You can do with a matrix which has `i` rows and 101 colums (values of j1 in the first 100, filled up with `NaN`s (*) when necessary then value of j2), so then you can do easy comparisons given that it is an unambiguous representation. That is, using 101 columns you make sure j1's do not end with a NaN.

(*){NaN's or 0's depending on which one is more convenient}

You could also do 102 columns where the first column gives the length of j1, then comes the value of j1 followed by the NaN's, then the value of j2.
Say `j1=[3 1 10 5]`, `j2=2`, then the corresponding row is `[4 3 1 10 5 NaN ... NaN 2]`.

The benefit of this matrix-approach is

• it should be faster than cells (on not too large number of rows) since Matlab is very good at handling fixed-size matrices.
• Also, basic operations (like comparisons) are slightly easier to program. (you only have to compare two vectors, you can do multiple comparisons on the same line.)

The backwards things with the matrix approach are

• you cannot easily append to j1 (well, a bit easier when you do the 102 column-approach),
• there is a limit on the size of j1. (In this case, 100.)

All in all, cells are slower in general and possibly a bit more lengthy to program with, but more flexible.
I hope this points you to the right direction.

EDIT:

Third approach with 2 matrices:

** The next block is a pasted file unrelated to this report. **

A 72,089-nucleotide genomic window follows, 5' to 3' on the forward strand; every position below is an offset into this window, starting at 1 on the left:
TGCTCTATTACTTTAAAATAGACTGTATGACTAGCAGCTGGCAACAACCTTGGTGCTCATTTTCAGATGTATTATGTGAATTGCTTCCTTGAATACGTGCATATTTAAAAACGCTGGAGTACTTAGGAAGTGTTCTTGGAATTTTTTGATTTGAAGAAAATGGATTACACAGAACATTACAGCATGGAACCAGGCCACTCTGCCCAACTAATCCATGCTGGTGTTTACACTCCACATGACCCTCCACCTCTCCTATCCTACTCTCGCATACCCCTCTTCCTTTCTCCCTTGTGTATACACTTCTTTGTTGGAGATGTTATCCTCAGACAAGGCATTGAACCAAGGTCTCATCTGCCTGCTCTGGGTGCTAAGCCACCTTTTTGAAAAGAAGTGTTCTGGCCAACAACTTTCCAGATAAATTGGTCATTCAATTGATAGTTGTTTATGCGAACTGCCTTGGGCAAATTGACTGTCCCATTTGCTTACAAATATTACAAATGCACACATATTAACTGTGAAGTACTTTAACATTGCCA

``````j1results = zeros( n_iterations, maxlen_j1 );
j2results = zeros( n_iterations, 1);
``````

Then the computation goes like so:

``````[j1results(k,:), j2results(k)] = compute(k);
``````

where the compute is a function that returns two different values.

PROFILING:

``````function [J1,J2] = compute(k)
J1 = zeros(1,100); %this is necessary
% some dummy assignments
len = randi(100,1);
J1(1:len) = k*ones(1,len);
J2 = k;
end

function res = compute_cell(k) % for the cell-solution
res = cell(1,2);
len = randi(100,1);
res{1} = k*ones(1,len);
res{2} = k;
end

n=100000;

tic;
J12 = cell(n,2);
for i=1:n
J12{i}=temp_cell(i);
end
toc

tic;
J1 = zeros(n,100);
J2 = zeros(n,1);
for i=1:n
[J1(i,:), J2(i)] = temp(i);
end
toc
``````

Result:

``````Elapsed time is 2.437634 seconds.
Elapsed time is 2.741491 seconds.
``````

(Also profiled with `len` distribution of `UNI[50,100]`, where the disadvantage of the matrix implementation of allocating unnecessary memory space would be less dominant, the picture stays still the same.)

Bottomline: Surprisingly, profiling says cell-implementation beats matrix implementation in every aspect.

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Your answer is understood. Can you write a smple code for predefininf a matrix with zeros for different j1 per iteration? matrix =zeros(length(j1), 1) would be enough? –  professor Nov 19 '12 at 22:26